2nd phase Biswa Ijtema ends Sunday with Akheri Munajat


The 2nd phase of Biswa Ijtema, the second largest Muslim congregation after holy Hajj, ends on Sunday with the Akheri Munajat (ending prayers) to be joined by millions of people.


Noted policymaker of Tablig Jamaat Maulana Jubayer Al-Hasan from India is scheduled to conduct the Akheri Munajat at 11 am.


The second day of the 2nd-phase Biswa Ijtema passed off Saturday with the participation of tens of thousands of devotees from home and abroad on the bank of the Turag River at Tongi on the outskirts of the capital.


The 2nd phase of three-day annual Islamic congregation began on Friday with the deliberation of ‘Aam Bayan’ (general sermons) after Fajr prayers.


District Administration sources said 25,000 Muslims from 130 countries are taking part in the Ijtema this year.


Islamic scholars from different Muslim countries, including Pakistan, India, Saudi Arabia and the United Arab Emirates were delivering sermons which were being instantly interpreted into Bangla, English and a few other languages.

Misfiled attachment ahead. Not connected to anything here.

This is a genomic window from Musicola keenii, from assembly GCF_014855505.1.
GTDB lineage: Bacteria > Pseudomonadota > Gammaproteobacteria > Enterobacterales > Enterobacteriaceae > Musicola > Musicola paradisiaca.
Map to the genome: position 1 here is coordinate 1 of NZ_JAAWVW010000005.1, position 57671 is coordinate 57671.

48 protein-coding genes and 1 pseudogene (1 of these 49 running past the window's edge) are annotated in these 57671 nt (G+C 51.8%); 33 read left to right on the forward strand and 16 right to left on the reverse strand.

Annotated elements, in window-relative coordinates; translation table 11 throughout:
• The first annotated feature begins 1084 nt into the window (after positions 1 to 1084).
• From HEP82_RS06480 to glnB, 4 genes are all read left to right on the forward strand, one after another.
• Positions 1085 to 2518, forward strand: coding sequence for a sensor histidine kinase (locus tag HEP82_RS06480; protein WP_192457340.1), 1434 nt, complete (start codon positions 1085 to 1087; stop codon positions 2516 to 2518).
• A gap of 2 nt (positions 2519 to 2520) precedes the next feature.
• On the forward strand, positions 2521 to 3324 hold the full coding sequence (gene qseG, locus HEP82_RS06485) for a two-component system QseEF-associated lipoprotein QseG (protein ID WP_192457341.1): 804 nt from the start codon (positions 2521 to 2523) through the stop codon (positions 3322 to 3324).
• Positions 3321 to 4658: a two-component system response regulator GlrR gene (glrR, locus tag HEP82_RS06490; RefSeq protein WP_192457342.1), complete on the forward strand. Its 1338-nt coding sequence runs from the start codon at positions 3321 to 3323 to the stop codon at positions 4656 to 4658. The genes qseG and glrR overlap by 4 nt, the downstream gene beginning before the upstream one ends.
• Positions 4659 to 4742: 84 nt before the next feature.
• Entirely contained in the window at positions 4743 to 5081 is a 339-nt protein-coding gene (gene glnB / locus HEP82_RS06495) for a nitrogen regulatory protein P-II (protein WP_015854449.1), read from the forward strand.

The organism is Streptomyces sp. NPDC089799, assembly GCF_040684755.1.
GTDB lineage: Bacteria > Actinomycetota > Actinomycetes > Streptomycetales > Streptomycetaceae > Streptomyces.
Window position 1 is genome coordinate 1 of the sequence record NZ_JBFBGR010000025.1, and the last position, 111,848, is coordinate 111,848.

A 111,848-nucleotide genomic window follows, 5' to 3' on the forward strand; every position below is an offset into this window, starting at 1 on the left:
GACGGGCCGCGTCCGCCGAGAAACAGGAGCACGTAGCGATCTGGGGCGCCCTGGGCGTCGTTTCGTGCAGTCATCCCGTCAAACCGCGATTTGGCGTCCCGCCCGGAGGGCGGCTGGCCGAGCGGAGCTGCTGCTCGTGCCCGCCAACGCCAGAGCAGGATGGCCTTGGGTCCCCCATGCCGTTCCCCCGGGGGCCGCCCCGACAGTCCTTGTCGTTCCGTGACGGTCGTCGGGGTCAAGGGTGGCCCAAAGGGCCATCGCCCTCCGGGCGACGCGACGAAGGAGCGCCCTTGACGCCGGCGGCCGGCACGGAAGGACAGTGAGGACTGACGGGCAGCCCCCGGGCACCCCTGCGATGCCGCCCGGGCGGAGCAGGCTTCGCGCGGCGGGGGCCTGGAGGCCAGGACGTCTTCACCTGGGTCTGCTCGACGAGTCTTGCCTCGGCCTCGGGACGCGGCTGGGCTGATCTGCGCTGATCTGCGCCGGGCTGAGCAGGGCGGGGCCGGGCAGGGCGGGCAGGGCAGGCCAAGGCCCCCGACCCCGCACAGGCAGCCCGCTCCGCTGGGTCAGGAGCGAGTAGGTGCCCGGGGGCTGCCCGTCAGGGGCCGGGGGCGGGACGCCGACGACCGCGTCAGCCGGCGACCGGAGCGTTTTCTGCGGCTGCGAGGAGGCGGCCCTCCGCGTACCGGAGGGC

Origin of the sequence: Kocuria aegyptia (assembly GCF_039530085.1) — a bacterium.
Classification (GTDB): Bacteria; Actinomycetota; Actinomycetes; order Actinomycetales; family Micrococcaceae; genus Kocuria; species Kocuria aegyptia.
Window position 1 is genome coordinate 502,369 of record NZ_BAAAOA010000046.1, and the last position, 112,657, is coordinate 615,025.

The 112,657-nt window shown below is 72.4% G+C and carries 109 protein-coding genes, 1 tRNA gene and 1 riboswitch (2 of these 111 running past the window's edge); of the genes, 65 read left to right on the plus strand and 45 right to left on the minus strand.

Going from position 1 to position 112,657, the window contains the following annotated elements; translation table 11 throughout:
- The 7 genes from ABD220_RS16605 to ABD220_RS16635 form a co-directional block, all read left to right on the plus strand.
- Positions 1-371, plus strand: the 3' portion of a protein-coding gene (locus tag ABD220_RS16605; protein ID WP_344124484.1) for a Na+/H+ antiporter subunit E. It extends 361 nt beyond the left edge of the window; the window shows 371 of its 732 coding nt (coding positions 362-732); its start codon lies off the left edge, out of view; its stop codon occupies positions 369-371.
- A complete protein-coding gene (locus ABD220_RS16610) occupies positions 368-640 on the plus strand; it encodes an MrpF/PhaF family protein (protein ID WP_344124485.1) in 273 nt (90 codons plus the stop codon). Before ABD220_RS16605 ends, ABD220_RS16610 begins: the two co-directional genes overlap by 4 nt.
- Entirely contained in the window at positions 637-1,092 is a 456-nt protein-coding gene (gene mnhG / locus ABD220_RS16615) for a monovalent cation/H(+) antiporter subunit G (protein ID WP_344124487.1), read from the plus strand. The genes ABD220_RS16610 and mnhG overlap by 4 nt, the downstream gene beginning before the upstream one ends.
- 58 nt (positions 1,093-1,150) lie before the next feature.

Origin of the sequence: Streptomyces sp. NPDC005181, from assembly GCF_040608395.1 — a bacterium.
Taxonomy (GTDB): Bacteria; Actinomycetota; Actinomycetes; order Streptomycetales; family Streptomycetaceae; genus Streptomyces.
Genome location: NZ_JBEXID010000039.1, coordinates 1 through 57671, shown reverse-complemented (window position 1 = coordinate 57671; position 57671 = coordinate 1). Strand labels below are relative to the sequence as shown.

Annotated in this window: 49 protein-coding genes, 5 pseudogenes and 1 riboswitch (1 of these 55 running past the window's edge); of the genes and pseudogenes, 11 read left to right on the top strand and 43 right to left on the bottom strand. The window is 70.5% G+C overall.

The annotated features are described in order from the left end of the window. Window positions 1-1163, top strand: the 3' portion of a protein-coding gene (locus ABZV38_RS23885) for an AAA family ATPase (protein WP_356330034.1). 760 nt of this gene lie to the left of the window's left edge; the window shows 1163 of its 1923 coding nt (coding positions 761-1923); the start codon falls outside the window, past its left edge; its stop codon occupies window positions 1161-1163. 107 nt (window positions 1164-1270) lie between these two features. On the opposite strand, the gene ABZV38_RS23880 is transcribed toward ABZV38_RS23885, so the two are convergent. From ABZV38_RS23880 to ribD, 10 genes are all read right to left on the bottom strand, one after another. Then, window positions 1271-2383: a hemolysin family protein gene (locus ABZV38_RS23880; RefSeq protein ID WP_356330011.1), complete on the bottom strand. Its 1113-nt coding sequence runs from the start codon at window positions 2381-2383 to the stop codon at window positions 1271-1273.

Meanwhile, two devotees died of old age complications at the Ijtema venue from Friday night till early Saturday.


Of the deceased, one was identified as Nur Mohammad, 70, a resident of Razarampur village in Sonaimuri upazila of Noakhali district, while the identity of the other could not be known immediately.


With the two, a total of seven devotees have died at the venue of the 2nd phase Biswa Ijtema so far. The Namaz-e-janaza of the two devotees was held on the Ijtema ground after Fajr prayers.


Like the previous years, a dowry-free mass wedding ceremony of 50 couples  was held at the Ijtema ground. Indian scholar Zobayerul Hasan conducted the weddings after the Asr prayers.


The first phase of the Biswa Ijtema concluded on January 26 with the Akheri Munajat (concluding prayers). People from 32 districts attended that.


People from 33 districts (including Dhaka) are attending the second phase one.


Ijtema is being held in two phases since 2012 to ease the accommodation and transportation problems.

Source: UNBConnect


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